6. Christmas Cards

It’s early December and time to write the Christmas cards.

The tradition of sending Christmas greetings goes back a very long way. A letter dating from 1534 is the first known to include the phrase, ‘Merry Christmas’.  The first recorded Christmas cards were actually sent to King James I of England and his son, the Prince of Wales in 1611.

Christmas cards have been popular since Victorian times, when Sir Henry Cole (who was instrumental in establishing the new Post Office in 1840), wanted to make sending post more appealing to ‘ordinary’ people. Before the Post Office was in existence, only wealthy people could afford to send letters by post. The Penny Post was introduced in 1840 which meant that many more people were able to make use of the postal system.  In 1843, Cole and his artist friend, John Horsley, designed their first Christmas card, and sold over 2000 of them for one shilling each.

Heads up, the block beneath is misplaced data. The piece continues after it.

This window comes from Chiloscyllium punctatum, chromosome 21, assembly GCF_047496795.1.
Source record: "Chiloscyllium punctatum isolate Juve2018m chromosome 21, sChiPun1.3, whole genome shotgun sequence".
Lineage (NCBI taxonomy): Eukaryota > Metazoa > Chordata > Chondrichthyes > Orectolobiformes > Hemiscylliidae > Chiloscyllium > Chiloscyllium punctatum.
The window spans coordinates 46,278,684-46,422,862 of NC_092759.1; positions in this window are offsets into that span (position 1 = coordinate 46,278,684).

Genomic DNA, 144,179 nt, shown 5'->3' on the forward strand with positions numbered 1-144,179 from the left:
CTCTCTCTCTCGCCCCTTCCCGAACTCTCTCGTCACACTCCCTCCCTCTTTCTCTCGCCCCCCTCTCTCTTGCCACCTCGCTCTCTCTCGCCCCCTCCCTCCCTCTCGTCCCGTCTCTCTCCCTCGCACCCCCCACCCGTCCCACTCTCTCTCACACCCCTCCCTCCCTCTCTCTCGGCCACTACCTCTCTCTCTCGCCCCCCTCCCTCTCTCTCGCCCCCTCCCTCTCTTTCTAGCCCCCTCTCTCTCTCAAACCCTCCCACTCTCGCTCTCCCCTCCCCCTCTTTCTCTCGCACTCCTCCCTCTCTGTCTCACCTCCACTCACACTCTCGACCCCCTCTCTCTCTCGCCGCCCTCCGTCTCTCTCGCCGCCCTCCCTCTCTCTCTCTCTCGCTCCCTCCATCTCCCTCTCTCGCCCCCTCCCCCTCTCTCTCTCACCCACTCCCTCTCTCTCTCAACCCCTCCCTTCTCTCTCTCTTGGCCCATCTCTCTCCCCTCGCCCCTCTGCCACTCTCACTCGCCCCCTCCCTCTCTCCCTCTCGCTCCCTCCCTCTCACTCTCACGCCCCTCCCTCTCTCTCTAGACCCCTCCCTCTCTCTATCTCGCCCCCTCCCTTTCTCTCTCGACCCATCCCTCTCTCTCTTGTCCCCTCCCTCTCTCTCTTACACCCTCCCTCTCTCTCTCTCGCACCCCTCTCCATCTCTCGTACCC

Queen Victoria started to send ‘official’ Christmas cards during the 1840s and they began to be produced on a much larger scale by the 1860s.  Early British Christmas cards generally depicted non-religious images of flowers and fairies, but later scenes of the Nativity, wintery landscapes and Robins became more popular.

By the early 1900s Christmas cards had also become very popular in Europe, especially in Germany. Worldwide demand continued to increase throughout the 20th Century.  This has declined somewhat in the last 20 years with some people preferring to use new technologies to send their Christmas greetings.

Design for Christmas Greetings card by Barnett Freedman. Lithographic print, dated c.1955.

This is one of several designs for Christmas cards that we have in our Fine Art collections.  Perhaps unsurprisingly, many artists chose to design their own cards to send to friends and family for the festive season.